Did I ask for advice? Nope. Of course not. I was fifteen, remember? And mortified by my newly-discovered physical defect. So obviously, I was not going to point this out to anyone else. I also didn’t know that there were professionals who shaped eyebrows. I had no idea about that. So I just attacked. And showed no quarter.
And when I emerged from my battle-fury, low and behold, the caterpillars were gone. Better still, I had managed to avoid bald patches and had done a pretty good job of following the natural brow line. After the swelling and redness went away, I felt pretty good about what I had done.
Because sometime later (though I’m not sure how much later it was), I realized that the vanquished caterpillars had left behind, not lovely angles and elegant arches, but horizontal commas. My face was punctuated. Which, all things considered, was still an improvement. Later, when I was an English major, I found it kind of amusingly appropriate to have face commas. Kind of.
But the original problem was still there. I looked in the mirror or photos and EYEBROWS. Dark commas that were thick in some spots and sparse in others, most notably on the outer edges where I have scars from a childhood operation. Eyebrows that won’t grow how I want them too. Notice how I switched the present-tense there? It’s because I still have face commas that won’t comply with my wishes, and typically won’t stay nicely in place either.
Cut to recently, when I realized with a cartoonish epiphany (think lightbulb above the head) that women trim their eyebrows to make them behave. Or some women do, anyway. And I began thinking about if maybe I should trim my eyebrows. But since I’m not fifteen anymore, I took my time thinking about it. And then I found out that, due to damaged corneas, I have to imprison my face in glasses for the time being, and I started looking up makeup tips for glasses wearers on the interwebs. And the beauty bloggers (who all look way better in their glasses than I do, so I think they’re cheating somehow) all had slightly different opinions about eyeshadow and liner and whatnot, but every one of them emphasized how important it was to keep your brows well-groomed because glasses draw attention to them.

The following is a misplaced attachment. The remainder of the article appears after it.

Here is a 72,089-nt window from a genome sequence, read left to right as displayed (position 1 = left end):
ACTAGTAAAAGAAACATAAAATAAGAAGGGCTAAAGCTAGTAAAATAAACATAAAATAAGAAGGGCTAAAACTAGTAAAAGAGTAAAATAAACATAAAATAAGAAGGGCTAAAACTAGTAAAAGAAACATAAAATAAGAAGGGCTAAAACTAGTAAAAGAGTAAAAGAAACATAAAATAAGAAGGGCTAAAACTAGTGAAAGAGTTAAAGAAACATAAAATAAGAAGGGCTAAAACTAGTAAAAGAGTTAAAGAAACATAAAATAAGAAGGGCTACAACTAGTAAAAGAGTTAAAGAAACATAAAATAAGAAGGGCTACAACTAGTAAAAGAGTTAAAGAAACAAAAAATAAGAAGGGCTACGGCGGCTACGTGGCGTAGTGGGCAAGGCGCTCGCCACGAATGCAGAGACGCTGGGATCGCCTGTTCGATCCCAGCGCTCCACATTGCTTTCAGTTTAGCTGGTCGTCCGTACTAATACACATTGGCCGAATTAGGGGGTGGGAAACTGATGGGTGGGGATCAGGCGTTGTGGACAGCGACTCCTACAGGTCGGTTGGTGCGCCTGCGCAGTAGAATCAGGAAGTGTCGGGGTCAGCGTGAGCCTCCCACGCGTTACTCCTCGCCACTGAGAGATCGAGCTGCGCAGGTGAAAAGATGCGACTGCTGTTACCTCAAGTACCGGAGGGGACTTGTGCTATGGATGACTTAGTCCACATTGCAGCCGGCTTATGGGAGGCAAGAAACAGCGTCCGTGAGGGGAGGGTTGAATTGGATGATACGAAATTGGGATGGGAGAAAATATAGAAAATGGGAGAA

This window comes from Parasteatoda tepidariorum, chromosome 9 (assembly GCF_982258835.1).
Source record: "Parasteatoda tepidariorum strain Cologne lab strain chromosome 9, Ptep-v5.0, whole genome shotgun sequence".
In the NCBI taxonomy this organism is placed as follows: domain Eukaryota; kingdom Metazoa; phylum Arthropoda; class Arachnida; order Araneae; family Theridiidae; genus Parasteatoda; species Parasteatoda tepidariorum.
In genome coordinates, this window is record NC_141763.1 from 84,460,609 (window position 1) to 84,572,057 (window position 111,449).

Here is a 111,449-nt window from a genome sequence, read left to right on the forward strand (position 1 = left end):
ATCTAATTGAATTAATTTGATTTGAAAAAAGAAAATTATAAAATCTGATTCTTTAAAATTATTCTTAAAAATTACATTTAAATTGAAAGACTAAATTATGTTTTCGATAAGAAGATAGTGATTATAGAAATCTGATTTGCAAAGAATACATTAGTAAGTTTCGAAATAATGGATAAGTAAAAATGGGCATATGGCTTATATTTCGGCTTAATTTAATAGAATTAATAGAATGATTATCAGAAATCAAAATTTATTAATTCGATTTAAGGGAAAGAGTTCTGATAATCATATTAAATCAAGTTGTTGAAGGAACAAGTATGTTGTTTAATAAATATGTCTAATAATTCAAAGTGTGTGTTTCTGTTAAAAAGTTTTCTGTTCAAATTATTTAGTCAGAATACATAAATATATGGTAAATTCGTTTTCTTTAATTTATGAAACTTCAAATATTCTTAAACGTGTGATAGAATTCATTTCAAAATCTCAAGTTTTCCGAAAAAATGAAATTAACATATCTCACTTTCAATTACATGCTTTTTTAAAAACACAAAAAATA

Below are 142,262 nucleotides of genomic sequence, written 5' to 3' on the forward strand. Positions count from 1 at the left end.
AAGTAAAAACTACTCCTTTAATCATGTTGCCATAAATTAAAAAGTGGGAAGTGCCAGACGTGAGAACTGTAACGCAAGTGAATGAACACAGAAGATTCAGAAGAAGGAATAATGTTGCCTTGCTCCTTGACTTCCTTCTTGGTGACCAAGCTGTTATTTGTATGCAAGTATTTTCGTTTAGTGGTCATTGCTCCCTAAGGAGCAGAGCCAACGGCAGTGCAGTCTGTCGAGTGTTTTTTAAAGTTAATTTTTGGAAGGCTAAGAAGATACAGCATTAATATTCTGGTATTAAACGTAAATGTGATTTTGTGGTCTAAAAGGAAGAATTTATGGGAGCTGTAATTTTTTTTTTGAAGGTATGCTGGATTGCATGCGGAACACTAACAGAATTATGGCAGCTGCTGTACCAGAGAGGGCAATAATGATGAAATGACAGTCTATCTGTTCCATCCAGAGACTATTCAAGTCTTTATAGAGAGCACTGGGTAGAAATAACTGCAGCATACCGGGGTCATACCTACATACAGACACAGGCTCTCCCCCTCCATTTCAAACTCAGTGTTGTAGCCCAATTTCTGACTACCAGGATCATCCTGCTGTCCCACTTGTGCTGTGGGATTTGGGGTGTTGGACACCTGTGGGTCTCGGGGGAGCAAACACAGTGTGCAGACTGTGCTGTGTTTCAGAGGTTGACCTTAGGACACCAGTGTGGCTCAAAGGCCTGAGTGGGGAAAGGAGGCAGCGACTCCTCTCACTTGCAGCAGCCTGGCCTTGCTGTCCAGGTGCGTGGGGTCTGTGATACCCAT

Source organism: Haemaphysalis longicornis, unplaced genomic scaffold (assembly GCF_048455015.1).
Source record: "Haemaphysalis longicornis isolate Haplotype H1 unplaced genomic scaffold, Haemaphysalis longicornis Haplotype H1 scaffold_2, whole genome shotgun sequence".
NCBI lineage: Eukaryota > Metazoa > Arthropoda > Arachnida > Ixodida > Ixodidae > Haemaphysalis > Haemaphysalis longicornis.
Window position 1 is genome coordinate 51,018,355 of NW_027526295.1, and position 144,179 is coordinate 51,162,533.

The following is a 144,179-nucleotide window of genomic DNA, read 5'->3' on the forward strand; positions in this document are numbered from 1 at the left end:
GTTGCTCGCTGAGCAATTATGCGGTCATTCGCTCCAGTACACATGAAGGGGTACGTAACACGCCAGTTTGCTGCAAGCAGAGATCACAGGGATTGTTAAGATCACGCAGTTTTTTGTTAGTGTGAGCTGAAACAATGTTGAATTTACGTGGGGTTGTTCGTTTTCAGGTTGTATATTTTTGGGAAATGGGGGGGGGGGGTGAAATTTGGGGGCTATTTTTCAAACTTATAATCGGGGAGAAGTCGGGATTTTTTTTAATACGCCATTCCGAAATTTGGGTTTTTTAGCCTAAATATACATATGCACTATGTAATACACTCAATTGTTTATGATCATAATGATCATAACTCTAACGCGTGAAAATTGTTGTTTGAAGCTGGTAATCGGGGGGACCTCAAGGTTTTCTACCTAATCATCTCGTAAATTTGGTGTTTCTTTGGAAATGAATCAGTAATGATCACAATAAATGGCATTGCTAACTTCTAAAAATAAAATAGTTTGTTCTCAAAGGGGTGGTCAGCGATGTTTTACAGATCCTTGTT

And so I stood there in the bathroom looking at my wild face commas and tried to decide what to do. I could go to a professional and have them worked on. But what if the pro did a terrible job and then I had to live with awful eyebrows that I paid for? NO! So back to the interwebs I flew to find out about DIY eyebrow grooming. It’s easy, the bloggers assured me, and proceeded to give tips on how to trim your brows to make them tame. So, tentatively, I got a little pair of eyebrow scissors. And more tentatively, I followed the tips, trimming just a little. And then the next day, I trimmed a little more. And then a little more, until gradually my commas (were still commas, but) were a little less wild. And then I somehow managed to trim a little too close on one of the sparse outer edges near the scar and ended up with a little bald patch. Like someone erased a tiny bit of the comma in the middle.
So now I’m learning more about filling in bald and sparse patches with brown eyeshadow. Which always feels like a dangerous gamble because I have to put on makeup without my glasses, so I’m more likely to be heavy handed than I normally would because I can’t really see my facial features. And there’s always a moment after I put my glasses on when all I can see are my now (somewhat) neatly-trimmed and cosmetically enhanced EYEBROWS. On the upside, I can use the eyeshadow to make them look slightly less like commas. And later in the day I look in the mirror and give myself a Fonzie-esque “Aaaay” because the brows, they’re not so bad.
And that, my friends, is the tale of how I tame[d] my wild caterpillar face commas.